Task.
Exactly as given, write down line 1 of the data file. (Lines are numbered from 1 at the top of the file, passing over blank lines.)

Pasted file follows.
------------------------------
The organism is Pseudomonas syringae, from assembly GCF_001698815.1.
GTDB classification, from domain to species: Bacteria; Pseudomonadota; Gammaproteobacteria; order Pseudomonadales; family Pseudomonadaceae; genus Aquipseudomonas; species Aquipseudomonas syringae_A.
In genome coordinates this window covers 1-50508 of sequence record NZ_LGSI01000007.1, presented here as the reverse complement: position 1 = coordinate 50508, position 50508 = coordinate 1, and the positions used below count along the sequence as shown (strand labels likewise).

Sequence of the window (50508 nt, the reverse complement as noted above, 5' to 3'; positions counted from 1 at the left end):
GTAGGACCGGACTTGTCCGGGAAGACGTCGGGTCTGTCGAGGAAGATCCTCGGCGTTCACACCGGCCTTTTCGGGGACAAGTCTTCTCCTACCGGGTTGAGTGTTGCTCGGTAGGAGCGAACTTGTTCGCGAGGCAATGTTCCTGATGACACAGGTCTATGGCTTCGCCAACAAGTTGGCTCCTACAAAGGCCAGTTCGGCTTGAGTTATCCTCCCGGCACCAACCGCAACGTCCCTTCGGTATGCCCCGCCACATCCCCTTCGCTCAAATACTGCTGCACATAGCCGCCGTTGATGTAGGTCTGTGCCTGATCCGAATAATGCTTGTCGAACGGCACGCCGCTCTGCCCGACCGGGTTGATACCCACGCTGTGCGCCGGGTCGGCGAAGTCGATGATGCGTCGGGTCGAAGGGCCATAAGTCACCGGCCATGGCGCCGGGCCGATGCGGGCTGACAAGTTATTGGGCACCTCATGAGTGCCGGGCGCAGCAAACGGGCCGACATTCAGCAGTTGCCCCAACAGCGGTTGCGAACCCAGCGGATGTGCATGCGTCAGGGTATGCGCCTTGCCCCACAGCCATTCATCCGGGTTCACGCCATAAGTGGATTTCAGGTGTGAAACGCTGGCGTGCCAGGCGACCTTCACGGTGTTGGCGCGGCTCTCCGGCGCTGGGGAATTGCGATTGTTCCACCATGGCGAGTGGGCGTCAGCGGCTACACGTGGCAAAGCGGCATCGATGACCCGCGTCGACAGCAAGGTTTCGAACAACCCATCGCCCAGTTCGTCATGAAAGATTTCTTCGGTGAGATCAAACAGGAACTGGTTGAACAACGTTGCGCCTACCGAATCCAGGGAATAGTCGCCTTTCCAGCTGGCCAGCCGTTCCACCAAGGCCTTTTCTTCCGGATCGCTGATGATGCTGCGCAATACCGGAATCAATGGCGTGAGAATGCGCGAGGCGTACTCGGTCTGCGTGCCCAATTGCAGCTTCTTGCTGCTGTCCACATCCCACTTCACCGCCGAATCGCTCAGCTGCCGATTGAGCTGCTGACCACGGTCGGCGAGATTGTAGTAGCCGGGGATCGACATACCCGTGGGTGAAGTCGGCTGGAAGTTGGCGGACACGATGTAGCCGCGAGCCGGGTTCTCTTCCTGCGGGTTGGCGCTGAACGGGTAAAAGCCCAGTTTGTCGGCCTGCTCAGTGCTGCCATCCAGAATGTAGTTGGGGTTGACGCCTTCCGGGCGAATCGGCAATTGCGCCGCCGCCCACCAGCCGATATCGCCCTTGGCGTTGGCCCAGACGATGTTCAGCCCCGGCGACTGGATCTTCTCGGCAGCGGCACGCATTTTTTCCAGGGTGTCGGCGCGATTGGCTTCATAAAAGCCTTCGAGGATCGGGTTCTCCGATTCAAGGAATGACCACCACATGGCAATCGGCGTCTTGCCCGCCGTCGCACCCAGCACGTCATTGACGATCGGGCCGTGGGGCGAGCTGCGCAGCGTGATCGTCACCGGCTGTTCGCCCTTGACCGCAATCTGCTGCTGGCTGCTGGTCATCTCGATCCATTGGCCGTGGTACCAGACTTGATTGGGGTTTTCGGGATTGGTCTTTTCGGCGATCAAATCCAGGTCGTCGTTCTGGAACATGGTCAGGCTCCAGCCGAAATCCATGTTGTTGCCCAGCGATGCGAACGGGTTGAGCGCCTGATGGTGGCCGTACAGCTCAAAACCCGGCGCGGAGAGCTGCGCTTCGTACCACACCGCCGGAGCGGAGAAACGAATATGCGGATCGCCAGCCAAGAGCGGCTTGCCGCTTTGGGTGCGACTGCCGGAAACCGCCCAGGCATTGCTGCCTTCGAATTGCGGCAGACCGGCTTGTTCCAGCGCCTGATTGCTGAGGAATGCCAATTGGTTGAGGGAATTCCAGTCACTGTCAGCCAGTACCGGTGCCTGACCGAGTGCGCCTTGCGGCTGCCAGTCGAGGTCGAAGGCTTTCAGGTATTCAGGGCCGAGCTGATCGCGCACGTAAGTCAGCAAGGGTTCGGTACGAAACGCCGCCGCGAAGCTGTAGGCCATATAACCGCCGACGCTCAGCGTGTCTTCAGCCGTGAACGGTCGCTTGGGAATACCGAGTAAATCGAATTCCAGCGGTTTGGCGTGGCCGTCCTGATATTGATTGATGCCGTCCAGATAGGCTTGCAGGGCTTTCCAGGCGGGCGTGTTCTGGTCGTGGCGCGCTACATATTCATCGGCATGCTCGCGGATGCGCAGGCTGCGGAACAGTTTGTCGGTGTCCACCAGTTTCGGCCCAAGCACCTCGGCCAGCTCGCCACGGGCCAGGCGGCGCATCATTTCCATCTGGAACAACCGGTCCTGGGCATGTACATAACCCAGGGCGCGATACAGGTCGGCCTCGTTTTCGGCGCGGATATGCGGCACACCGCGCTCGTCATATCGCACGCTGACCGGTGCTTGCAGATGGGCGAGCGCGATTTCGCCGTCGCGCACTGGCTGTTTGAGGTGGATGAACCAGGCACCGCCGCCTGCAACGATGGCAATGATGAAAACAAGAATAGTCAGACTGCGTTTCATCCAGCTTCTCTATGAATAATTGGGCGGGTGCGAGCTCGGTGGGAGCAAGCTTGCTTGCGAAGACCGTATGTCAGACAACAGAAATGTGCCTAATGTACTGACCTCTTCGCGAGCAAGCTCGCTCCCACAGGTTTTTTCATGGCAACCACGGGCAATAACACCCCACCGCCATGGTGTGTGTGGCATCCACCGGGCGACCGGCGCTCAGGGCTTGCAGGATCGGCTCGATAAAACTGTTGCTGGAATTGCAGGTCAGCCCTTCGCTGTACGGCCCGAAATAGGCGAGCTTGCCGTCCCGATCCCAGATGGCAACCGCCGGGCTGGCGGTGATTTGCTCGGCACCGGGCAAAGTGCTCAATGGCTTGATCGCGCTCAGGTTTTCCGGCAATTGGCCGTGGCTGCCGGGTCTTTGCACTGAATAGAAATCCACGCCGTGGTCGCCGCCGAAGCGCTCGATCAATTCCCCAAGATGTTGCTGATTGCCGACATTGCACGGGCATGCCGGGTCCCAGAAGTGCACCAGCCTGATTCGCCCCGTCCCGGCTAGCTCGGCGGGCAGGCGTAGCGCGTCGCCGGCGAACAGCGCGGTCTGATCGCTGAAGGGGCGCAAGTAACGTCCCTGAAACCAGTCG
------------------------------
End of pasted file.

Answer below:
The organism is Pseudomonas syringae, from assembly GCF_001698815.1.